Published on February 15, 2013 by Carol
A few hours after midnight on 22 July, with Black Hawk’s band resting on a knoll on the Wisconsin Heights Battlefield, Neapope, one of the key leaders accompanying Black Hawk, attempted to explain to the nearby militia officers that his group wanted only to end the fighting and go back across the Mississippi River. In a “loud shrill voice” he delivered a conciliatory speech in his native Ho-Chunk language, assuming Pauquette and his band of Ho-Chunk guides were still with the militia at Wisconsin Heights. However, the U.S. troops did not understand him, because their Sauk allies had already departed the battlefield. Following this failed attempt at peace, Neapope abandoned the cause and returned to a nearby Ho-Chunk village. The British Band had slowly disintegrated over the months of conflict; most of the Ho-Chunk and Potawatomi that had joined were gone by the Battle of Bad Axe. Others, especially children and the elderly, had died of starvation while the band fled the pursuing militia through the swamps around Lake Koshkonong.
dna testing, dna ancestry testing, ancestry, genealogy, indian genealogy records, paternity testing, turquoise jewelry, native american jewelry
Following the engagement at Wisconsin Heights, the militia decided to wait until the following day to pursue Black Hawk. They heard, but did not understand, Neapope’s speech during the night, and to their surprise, when morning arrived their enemy had disappeared. The battle, though militarily devastating for the British Band, had allowed much of the group to escape to temporary safety across the Wisconsin River. The reprieve was short-lived for many – a group of Fox women and children who attempted to escape down the Wisconsin following the battle were captured by U.S.-allied tribes or shot by soldiers further downstream. During the night, while the non-combatants escaped in canoes, Black Hawk and the remaining warriors crossed the river near present-day Prairie du Sac, Wisconsin. The band fled west over rugged terrain toward the banks of the Mississippi River, with a week’s head start on the militia.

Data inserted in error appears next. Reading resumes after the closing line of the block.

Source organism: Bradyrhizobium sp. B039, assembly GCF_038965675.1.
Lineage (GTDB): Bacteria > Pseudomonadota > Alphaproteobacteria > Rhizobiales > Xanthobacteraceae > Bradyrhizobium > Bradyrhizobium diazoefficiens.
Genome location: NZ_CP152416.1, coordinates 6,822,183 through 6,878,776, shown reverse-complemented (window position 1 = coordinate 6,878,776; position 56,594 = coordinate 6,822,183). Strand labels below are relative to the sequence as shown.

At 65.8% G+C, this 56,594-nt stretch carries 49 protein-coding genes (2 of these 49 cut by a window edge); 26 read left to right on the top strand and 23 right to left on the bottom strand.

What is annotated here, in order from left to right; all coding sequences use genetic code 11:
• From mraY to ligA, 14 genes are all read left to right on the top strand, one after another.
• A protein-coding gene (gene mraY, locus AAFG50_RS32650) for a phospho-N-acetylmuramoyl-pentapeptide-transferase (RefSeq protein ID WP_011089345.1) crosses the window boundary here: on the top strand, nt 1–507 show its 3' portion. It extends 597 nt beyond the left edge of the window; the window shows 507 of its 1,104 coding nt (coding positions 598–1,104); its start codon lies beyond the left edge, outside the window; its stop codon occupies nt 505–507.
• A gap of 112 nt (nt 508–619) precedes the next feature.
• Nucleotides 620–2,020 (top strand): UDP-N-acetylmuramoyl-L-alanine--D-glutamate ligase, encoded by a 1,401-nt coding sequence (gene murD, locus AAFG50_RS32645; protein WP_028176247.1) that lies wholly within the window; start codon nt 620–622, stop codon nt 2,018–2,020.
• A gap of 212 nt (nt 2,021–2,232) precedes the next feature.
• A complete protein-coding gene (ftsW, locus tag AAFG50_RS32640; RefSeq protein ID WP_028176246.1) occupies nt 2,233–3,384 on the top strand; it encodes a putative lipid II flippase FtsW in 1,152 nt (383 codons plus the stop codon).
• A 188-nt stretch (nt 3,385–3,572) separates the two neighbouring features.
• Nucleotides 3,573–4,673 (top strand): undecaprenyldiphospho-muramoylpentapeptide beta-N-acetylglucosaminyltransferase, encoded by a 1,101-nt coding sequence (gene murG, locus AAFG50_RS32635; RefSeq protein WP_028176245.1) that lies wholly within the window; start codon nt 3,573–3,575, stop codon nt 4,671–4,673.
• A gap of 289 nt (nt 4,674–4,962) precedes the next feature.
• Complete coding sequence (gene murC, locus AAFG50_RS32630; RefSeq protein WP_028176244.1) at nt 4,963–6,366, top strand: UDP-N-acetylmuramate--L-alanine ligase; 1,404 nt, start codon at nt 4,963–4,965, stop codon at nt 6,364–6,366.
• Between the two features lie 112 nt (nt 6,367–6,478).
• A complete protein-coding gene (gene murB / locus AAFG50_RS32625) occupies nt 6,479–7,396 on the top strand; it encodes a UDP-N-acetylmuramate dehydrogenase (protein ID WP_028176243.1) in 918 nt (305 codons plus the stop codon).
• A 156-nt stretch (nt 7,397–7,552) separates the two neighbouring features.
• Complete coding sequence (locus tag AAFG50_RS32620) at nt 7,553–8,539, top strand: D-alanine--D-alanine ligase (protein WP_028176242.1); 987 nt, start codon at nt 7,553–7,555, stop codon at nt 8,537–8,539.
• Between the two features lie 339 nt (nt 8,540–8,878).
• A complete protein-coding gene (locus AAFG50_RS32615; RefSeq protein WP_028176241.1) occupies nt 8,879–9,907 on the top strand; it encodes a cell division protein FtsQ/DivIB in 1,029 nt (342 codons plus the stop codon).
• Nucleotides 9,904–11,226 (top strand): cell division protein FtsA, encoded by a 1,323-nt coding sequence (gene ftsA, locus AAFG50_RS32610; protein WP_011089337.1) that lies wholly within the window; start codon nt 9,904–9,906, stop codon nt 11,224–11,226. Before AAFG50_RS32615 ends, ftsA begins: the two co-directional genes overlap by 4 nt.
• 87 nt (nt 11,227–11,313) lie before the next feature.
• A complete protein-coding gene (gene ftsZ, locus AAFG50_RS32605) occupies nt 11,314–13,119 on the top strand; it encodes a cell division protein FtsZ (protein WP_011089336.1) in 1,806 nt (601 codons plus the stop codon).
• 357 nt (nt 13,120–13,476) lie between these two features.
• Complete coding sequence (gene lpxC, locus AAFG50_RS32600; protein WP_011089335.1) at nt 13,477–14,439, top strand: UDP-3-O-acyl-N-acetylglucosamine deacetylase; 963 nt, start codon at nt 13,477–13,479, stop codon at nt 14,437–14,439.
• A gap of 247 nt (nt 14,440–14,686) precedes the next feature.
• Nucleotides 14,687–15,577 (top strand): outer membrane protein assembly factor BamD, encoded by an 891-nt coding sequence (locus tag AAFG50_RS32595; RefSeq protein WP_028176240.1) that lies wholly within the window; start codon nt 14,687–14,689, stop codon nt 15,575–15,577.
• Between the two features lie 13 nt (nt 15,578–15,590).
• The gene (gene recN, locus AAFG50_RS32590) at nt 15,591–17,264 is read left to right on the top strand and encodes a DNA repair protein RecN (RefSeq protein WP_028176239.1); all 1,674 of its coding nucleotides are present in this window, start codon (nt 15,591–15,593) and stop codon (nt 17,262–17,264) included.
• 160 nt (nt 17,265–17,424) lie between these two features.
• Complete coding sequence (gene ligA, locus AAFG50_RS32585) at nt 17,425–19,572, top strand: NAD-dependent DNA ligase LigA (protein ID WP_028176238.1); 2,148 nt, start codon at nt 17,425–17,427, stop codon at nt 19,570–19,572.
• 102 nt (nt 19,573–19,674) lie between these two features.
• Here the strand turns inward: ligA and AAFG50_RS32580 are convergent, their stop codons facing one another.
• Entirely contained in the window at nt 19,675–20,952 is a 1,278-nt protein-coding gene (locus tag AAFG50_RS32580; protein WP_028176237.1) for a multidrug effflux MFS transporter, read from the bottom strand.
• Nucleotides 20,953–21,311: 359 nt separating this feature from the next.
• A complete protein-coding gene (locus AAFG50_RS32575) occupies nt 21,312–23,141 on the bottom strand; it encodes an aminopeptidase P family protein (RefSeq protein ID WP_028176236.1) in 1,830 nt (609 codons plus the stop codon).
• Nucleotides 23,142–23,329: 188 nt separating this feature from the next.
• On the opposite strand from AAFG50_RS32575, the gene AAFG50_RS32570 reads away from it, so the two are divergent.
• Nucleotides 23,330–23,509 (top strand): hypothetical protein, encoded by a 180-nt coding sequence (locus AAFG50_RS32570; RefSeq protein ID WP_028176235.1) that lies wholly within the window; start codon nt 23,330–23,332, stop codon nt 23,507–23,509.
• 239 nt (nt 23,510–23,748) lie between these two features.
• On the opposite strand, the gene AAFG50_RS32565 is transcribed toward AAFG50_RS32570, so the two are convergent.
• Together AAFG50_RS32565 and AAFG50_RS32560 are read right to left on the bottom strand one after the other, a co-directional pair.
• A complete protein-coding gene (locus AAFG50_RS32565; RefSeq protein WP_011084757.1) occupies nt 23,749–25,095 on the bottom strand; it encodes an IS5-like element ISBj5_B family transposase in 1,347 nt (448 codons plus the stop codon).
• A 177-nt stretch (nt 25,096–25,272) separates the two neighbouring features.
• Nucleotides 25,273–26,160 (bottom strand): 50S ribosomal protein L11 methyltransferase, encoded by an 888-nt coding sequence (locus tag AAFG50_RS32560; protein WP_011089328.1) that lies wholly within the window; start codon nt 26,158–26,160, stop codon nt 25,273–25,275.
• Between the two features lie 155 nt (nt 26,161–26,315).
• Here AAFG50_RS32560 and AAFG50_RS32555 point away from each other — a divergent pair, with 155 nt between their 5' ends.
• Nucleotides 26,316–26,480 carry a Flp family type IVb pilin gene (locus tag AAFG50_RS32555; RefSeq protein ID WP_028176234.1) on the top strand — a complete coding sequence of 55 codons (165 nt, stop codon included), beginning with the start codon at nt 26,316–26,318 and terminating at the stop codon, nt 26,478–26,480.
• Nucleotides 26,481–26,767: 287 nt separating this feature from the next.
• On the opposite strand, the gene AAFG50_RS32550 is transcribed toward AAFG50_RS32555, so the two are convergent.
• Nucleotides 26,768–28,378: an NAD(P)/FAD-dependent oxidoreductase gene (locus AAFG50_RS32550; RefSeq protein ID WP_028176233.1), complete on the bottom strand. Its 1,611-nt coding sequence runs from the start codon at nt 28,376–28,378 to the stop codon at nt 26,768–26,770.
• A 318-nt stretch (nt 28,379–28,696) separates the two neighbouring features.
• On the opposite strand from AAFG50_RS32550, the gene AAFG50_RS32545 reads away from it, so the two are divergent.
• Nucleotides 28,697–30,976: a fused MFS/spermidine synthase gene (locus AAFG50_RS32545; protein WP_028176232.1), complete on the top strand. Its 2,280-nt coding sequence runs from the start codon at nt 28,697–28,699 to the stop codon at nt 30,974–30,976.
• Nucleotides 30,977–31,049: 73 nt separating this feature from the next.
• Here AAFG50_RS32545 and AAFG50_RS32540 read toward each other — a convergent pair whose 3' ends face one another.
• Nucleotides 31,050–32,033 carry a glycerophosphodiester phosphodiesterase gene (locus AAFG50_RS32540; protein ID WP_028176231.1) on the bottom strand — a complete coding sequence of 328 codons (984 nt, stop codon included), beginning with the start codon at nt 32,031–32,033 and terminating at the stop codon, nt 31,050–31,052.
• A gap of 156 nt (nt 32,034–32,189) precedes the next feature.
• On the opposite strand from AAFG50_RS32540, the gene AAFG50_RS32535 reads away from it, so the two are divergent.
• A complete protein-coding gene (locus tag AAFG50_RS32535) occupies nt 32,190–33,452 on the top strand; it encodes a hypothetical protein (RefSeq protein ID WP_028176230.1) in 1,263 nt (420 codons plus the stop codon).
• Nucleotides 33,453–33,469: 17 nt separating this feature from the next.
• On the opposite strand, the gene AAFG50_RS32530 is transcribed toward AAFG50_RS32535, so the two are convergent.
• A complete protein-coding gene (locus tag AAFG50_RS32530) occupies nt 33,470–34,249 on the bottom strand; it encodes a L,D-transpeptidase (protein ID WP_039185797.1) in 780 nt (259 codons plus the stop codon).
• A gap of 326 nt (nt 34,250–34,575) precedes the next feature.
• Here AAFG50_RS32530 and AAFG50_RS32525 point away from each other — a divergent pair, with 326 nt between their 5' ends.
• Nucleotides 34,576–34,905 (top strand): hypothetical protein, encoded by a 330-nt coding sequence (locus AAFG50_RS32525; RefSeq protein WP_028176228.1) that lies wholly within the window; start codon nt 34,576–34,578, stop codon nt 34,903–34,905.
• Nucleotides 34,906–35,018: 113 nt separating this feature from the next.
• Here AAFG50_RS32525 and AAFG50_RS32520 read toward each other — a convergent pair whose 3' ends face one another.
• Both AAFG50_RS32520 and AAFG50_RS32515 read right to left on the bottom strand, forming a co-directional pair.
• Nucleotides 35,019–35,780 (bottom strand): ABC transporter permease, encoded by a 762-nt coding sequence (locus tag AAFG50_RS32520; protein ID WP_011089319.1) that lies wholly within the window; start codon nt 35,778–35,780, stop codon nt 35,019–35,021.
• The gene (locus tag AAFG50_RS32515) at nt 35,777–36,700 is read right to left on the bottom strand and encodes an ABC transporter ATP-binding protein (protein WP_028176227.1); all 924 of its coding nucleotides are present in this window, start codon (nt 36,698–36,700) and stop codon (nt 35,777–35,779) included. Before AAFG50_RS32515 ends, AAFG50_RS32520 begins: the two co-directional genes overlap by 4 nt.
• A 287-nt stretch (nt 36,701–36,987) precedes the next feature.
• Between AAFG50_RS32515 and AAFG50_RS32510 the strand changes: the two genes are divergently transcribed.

While the band fled west, Commanding General Henry Atkinson trimmed his force to a few hundred men and set out to join militia commanders Henry Dodge and James D. Henry to regroup and resupply at Fort Blue Mounds. Under the command of Atkinson, around 1,300 men from the commands of Henry, Dodge, Alexander Posey and Milton Alexander crossed the Wisconsin River between 27 July and 28 July near present day Helena, Wisconsin. The well-fed and rested militia force picked up Black Hawk’s trail again on 28 July near present-day Spring Green, Wisconsin, and relatively quickly closed the gap on the famished and battle-weary band of Native Americans. On 1 August, Black Hawk and about 500 men, women, and children arrived at the eastern bank of the Mississippi, a few miles downstream from the mouth of the Bad Axe River. On arrival, the leaders of the band, including Black Hawk, called a council meeting to discuss their next move